How is the Community Involved with the Ethics of Health Research? Elaine C. Wychreschuk Atlantic Representative, Canadian Arthritis Network Consumer Advisory Council, and Member of the Human Research Ethics Board, Newfoundland and Labrador. Aim. Results.
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Elaine C. Wychreschuk
Atlantic Representative, Canadian Arthritis Network Consumer Advisory Council, and
Member of the Human Research Ethics Board, Newfoundland and Labrador
The community member is an equal member of the HREB, undertaking the same training, orientation, and following the same policies and principles as all other members. See further details below.
This poster will provide information about how community members are involved in the oversight of health research provided by the Health Research Ethics Authority (Authority) in Newfoundland and Labrador.
Newfoundland has a unique genetic status as it is one of the few sites world-wide with a founder population – which facilitates genetic research and discovery greatly. In the mid-1990’s patients who had participated in a genetics study discovered no researchers from Newfoundland and Labrador had been involved and the researchers had left nothing – no records, no contact numbers, no clinical follow-up and no feedback to participants. There had been no adherence to issues of consent, privacy and confidentiality. Subsequently, the Government of NL took steps to ensure regulation of all health research conducted in the province.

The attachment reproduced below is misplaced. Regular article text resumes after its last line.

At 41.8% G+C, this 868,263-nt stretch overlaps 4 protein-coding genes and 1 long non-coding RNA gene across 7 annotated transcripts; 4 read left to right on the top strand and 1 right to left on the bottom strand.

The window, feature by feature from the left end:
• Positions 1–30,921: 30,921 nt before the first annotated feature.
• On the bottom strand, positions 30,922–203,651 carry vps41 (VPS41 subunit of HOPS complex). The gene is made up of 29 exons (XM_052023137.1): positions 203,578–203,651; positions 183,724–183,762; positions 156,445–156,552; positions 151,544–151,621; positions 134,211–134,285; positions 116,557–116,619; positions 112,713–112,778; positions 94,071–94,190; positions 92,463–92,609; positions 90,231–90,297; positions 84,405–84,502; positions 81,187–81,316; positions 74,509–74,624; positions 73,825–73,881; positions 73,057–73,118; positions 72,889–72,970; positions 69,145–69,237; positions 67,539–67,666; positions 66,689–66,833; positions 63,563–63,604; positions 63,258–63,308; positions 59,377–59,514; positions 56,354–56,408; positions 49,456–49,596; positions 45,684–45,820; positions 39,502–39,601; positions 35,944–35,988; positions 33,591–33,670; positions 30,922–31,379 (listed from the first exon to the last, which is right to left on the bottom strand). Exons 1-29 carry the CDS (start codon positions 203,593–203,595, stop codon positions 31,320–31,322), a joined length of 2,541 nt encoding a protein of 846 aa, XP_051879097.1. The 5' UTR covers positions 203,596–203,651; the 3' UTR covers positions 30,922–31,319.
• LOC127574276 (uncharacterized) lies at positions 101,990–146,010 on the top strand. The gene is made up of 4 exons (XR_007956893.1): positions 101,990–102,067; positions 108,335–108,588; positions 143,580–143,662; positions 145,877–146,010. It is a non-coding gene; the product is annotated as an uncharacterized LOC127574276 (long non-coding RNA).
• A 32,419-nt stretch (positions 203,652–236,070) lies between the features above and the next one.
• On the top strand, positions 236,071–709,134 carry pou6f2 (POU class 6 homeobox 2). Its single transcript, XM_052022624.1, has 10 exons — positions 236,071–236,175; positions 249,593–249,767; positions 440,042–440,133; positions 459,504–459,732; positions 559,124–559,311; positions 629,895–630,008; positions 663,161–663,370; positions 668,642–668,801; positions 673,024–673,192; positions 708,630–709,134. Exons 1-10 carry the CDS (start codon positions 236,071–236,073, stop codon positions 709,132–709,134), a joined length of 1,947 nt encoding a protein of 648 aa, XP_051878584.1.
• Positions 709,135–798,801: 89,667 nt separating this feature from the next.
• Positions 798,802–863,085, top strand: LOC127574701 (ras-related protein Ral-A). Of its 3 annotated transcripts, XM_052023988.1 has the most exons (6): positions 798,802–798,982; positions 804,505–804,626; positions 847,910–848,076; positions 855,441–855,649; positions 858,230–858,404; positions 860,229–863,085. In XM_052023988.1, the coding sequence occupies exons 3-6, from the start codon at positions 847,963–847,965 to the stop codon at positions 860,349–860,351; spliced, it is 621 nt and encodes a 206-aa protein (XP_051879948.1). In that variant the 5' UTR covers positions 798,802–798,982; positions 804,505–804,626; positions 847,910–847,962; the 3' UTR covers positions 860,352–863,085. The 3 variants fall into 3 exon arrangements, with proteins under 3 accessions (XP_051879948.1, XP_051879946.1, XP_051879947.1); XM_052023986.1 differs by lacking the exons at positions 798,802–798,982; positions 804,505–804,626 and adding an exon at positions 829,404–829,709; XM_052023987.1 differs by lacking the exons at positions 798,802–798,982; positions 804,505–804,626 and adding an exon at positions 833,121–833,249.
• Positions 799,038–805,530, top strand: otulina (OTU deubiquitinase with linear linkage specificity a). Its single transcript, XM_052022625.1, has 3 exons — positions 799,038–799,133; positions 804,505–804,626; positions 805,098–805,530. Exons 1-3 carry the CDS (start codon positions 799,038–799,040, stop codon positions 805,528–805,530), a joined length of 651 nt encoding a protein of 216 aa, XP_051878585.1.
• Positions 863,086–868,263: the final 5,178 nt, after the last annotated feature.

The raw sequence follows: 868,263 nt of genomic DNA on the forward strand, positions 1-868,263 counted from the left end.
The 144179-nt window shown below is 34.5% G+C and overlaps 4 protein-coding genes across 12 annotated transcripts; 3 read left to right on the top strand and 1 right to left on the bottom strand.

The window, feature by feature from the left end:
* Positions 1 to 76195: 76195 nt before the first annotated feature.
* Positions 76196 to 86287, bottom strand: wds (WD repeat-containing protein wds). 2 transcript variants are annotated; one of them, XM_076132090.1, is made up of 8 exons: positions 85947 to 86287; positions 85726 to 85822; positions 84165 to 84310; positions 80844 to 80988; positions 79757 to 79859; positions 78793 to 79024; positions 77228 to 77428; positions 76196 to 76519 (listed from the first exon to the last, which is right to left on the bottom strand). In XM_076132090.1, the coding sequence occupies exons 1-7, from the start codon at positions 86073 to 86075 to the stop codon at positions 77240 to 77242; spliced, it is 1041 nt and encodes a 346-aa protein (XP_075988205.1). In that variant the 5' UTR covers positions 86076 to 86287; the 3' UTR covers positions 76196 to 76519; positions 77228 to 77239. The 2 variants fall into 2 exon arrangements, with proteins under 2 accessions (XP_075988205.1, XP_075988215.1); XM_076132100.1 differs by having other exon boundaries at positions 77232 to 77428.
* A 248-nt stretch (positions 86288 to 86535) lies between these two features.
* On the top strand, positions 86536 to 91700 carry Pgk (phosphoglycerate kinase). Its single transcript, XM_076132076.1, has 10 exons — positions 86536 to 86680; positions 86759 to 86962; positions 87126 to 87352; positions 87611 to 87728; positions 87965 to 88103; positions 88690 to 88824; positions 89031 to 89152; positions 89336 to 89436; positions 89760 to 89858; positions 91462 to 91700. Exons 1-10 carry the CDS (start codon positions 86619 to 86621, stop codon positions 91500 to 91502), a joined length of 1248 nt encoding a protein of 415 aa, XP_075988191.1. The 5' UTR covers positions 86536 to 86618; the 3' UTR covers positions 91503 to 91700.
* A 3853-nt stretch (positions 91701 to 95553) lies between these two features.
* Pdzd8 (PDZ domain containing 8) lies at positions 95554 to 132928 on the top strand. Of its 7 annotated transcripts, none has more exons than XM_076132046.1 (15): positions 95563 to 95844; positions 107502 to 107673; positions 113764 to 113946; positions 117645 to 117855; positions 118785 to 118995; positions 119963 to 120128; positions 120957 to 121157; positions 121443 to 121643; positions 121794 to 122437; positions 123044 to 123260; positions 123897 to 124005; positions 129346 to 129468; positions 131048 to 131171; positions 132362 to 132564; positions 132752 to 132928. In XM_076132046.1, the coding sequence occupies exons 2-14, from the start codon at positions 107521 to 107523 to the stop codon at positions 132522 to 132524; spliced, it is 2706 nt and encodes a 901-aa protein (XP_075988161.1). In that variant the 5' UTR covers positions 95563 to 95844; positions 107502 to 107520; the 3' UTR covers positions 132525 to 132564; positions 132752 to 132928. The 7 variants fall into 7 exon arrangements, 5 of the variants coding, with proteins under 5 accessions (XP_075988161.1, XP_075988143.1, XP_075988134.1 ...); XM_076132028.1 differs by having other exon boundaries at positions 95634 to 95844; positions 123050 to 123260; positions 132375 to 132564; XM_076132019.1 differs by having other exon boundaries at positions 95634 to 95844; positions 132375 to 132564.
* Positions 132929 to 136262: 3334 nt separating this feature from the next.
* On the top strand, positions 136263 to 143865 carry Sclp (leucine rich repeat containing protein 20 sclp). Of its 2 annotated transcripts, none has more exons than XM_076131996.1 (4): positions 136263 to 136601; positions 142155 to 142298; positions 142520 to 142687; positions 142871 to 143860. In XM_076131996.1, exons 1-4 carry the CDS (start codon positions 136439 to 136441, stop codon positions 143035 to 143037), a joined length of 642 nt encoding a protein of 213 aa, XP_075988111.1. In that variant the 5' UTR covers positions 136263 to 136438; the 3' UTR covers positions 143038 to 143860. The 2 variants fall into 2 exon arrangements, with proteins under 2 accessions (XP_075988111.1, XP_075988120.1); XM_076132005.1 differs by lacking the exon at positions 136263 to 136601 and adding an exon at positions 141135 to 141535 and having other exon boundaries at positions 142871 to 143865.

“The points of view shared by our community members -- as non-scientists, non-health care workers, non-university researchers -- are key to the successful review of clinical research.”
Fern Brunger, PhD, Associate Professor of Health Care Ethics, Memorial University
The Community Member of the HREB plays a valuable role, representing the public’s perspective on the team reviewing research proposals involving human subjects.
Thank you to Dr. Fern Brunger, Dawn Richards and Katy Miller for poster formatting help, and the Canadian Arthritis Network.